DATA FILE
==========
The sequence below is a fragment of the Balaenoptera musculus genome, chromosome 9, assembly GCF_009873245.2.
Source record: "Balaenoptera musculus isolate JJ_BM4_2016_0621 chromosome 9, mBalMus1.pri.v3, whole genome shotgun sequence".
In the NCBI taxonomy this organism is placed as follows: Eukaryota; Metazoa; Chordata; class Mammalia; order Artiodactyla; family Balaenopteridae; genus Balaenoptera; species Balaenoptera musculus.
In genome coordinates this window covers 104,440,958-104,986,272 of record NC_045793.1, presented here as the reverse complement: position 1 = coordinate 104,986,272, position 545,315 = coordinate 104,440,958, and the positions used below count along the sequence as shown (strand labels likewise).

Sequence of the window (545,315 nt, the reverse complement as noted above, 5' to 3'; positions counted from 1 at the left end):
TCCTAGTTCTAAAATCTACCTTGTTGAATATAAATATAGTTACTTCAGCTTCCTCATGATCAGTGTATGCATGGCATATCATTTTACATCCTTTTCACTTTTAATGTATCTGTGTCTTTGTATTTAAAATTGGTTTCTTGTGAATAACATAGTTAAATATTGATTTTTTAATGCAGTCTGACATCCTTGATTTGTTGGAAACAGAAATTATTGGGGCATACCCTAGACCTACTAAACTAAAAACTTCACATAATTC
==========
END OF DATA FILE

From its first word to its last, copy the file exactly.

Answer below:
The sequence below is a fragment of the Balaenoptera musculus genome, chromosome 9, assembly GCF_009873245.2.
Source record: "Balaenoptera musculus isolate JJ_BM4_2016_0621 chromosome 9, mBalMus1.pri.v3, whole genome shotgun sequence".
In the NCBI taxonomy this organism is placed as follows: Eukaryota; Metazoa; Chordata; class Mammalia; order Artiodactyla; family Balaenopteridae; genus Balaenoptera; species Balaenoptera musculus.
In genome coordinates this window covers 104,440,958-104,986,272 of record NC_045793.1, presented here as the reverse complement: position 1 = coordinate 104,986,272, position 545,315 = coordinate 104,440,958, and the positions used below count along the sequence as shown (strand labels likewise).

Sequence of the window (545,315 nt, the reverse complement as noted above, 5' to 3'; positions counted from 1 at the left end):
TCCTAGTTCTAAAATCTACCTTGTTGAATATAAATATAGTTACTTCAGCTTCCTCATGATCAGTGTATGCATGGCATATCATTTTACATCCTTTTCACTTTTAATGTATCTGTGTCTTTGTATTTAAAATTGGTTTCTTGTGAATAACATAGTTAAATATTGATTTTTTAATGCAGTCTGACATCCTTGATTTGTTGGAAACAGAAATTATTGGGGCATACCCTAGACCTACTAAACTAAAAACTTCACATAATTC